Growth solves all problems, goes the current thinking.
Even if a company misses its target, a "stretch goal" is considered to be a good thing. As Leo Burnett once noted, if you reach for the stars, you may not get any stars, but you won't wind up with a handful of mud, either.
When you look at the situation from a mathematical point of view, a stretch goal may not be such a good idea after all. Except for small increases made possible by increases in population and in the consumer price index, never-ending growth is mathematically impossible.
Fifteen percent annual growth over a 50-year period would mean that sales in the last year would be 1,083 times the initial period. While this might be possible for a startup, it's
Sooner or later, a mature brand (not company, but brand) reaches an optimum point where further growth can come only from population and consumer price index increases. Recognizing this fact will solve many marketing and management problems.
Take McDonald's, for example. Per-unit restaurant sales in the U.S. have been essentially flat the past nine years.
In other words, domestic sales last year (on a per-unit basis) were actually less than they were in 1993.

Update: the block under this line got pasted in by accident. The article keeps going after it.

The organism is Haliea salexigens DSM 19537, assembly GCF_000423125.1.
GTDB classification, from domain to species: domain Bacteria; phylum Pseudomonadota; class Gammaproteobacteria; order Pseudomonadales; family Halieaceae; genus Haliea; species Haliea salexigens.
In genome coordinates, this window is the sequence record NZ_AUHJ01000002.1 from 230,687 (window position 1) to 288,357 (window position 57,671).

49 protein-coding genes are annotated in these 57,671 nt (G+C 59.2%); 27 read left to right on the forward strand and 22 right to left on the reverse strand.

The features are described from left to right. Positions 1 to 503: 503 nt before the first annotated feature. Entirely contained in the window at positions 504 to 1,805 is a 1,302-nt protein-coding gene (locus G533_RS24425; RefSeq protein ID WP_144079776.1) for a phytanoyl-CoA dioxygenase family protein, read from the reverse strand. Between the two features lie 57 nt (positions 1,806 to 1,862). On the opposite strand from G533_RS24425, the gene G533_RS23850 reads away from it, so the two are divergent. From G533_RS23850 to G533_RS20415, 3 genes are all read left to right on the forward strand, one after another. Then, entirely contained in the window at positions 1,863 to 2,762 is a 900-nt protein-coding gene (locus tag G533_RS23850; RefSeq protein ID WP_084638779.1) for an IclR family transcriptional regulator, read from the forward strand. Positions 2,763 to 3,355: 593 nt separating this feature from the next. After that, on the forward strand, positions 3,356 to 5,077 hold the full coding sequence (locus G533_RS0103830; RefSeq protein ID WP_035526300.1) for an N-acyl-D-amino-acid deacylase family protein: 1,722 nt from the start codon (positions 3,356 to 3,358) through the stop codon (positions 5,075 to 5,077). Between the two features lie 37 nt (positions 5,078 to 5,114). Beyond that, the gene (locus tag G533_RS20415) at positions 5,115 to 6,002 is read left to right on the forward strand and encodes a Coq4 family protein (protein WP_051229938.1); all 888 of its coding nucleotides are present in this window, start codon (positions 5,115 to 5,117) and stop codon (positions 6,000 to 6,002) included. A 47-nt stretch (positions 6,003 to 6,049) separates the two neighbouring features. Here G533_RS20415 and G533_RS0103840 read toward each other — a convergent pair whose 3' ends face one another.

What has McDonald's management done in the past nine years to try to "grow the business?" They have spent heavily on new menu items,
$1.5 million optimum?
Maybe, just maybe, a McDonald's restaurant of a given size and location has reached its optimum sales level of about $1.5 million a year. McDonald's has nothing to be ashamed of. The average Burger King unit does only $1.1 million in the U.S.
Suppose this assumption is true. Suppose McDonald's has reached its optimum sales level. What are the implications for McDonald's strategy?
McDonald's should reduce its menu options, reduce its advertising budget and reduce the number of its consumer promotions. The goal should be to try to maintain that $1.5 million a year per-unit average while reducing expenses and increasing profits.
Does that mean that the McDonald's Corp. should give up on growth? Not at all. They always have the option of introducing new brands that could go through the same cycle of (a) startup, (b) accelerated growth and (c) maturity.
There is a time to grow and a time to take your foot off the accelerator. Now might be the time for McDonald's and other brands in similar situations to face that reality.
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Al Ries is the author or co-author of 11 books on marketing, the most recent of which is The Fall of Advertising and the Rise of PR. He and his daughter Laura run the Atlanta-based marketing strategy firm Ries & Ries.